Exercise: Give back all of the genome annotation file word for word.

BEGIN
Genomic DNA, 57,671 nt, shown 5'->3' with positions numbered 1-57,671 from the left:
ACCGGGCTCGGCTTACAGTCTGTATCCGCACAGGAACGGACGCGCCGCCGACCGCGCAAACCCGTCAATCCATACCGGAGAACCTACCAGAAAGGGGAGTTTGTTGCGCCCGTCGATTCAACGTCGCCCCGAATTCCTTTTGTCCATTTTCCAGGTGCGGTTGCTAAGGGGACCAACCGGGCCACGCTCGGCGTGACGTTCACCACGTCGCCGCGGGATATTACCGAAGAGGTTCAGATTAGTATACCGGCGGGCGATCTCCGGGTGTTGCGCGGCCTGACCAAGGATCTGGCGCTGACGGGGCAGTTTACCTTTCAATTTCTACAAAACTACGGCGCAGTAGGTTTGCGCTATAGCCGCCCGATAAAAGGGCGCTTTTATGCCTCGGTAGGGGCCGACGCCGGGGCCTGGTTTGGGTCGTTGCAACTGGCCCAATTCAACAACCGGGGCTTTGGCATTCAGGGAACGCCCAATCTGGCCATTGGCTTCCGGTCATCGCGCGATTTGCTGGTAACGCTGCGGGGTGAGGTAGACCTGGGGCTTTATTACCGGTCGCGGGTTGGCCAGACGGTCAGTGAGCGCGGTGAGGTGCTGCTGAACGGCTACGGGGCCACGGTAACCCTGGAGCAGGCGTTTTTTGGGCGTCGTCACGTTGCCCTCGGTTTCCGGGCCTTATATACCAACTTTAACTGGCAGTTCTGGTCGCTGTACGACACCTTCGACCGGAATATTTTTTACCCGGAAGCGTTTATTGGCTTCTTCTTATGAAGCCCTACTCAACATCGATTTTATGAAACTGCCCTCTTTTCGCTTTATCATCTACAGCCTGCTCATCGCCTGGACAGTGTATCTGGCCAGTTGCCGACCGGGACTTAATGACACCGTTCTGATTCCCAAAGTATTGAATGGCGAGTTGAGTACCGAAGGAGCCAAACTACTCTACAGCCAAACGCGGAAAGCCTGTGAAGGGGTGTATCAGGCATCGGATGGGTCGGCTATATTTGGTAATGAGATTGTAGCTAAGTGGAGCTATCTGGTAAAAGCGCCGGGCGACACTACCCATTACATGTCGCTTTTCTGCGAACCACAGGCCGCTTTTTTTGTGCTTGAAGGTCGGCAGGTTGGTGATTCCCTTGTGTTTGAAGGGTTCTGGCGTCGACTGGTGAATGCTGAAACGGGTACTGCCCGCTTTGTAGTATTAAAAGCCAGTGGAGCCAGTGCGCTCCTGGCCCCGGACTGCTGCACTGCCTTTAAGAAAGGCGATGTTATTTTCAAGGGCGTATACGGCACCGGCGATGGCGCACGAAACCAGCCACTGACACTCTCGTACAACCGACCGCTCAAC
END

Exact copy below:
Genomic DNA, 57,671 nt, shown 5'->3' with positions numbered 1-57,671 from the left:
ACCGGGCTCGGCTTACAGTCTGTATCCGCACAGGAACGGACGCGCCGCCGACCGCGCAAACCCGTCAATCCATACCGGAGAACCTACCAGAAAGGGGAGTTTGTTGCGCCCGTCGATTCAACGTCGCCCCGAATTCCTTTTGTCCATTTTCCAGGTGCGGTTGCTAAGGGGACCAACCGGGCCACGCTCGGCGTGACGTTCACCACGTCGCCGCGGGATATTACCGAAGAGGTTCAGATTAGTATACCGGCGGGCGATCTCCGGGTGTTGCGCGGCCTGACCAAGGATCTGGCGCTGACGGGGCAGTTTACCTTTCAATTTCTACAAAACTACGGCGCAGTAGGTTTGCGCTATAGCCGCCCGATAAAAGGGCGCTTTTATGCCTCGGTAGGGGCCGACGCCGGGGCCTGGTTTGGGTCGTTGCAACTGGCCCAATTCAACAACCGGGGCTTTGGCATTCAGGGAACGCCCAATCTGGCCATTGGCTTCCGGTCATCGCGCGATTTGCTGGTAACGCTGCGGGGTGAGGTAGACCTGGGGCTTTATTACCGGTCGCGGGTTGGCCAGACGGTCAGTGAGCGCGGTGAGGTGCTGCTGAACGGCTACGGGGCCACGGTAACCCTGGAGCAGGCGTTTTTTGGGCGTCGTCACGTTGCCCTCGGTTTCCGGGCCTTATATACCAACTTTAACTGGCAGTTCTGGTCGCTGTACGACACCTTCGACCGGAATATTTTTTACCCGGAAGCGTTTATTGGCTTCTTCTTATGAAGCCCTACTCAACATCGATTTTATGAAACTGCCCTCTTTTCGCTTTATCATCTACAGCCTGCTCATCGCCTGGACAGTGTATCTGGCCAGTTGCCGACCGGGACTTAATGACACCGTTCTGATTCCCAAAGTATTGAATGGCGAGTTGAGTACCGAAGGAGCCAAACTACTCTACAGCCAAACGCGGAAAGCCTGTGAAGGGGTGTATCAGGCATCGGATGGGTCGGCTATATTTGGTAATGAGATTGTAGCTAAGTGGAGCTATCTGGTAAAAGCGCCGGGCGACACTACCCATTACATGTCGCTTTTCTGCGAACCACAGGCCGCTTTTTTTGTGCTTGAAGGTCGGCAGGTTGGTGATTCCCTTGTGTTTGAAGGGTTCTGGCGTCGACTGGTGAATGCTGAAACGGGTACTGCCCGCTTTGTAGTATTAAAAGCCAGTGGAGCCAGTGCGCTCCTGGCCCCGGACTGCTGCACTGCCTTTAAGAAAGGCGATGTTATTTTCAAGGGCGTATACGGCACCGGCGATGGCGCACGAAACCAGCCACTGACACTCTCGTACAACCGACCGCTCAAC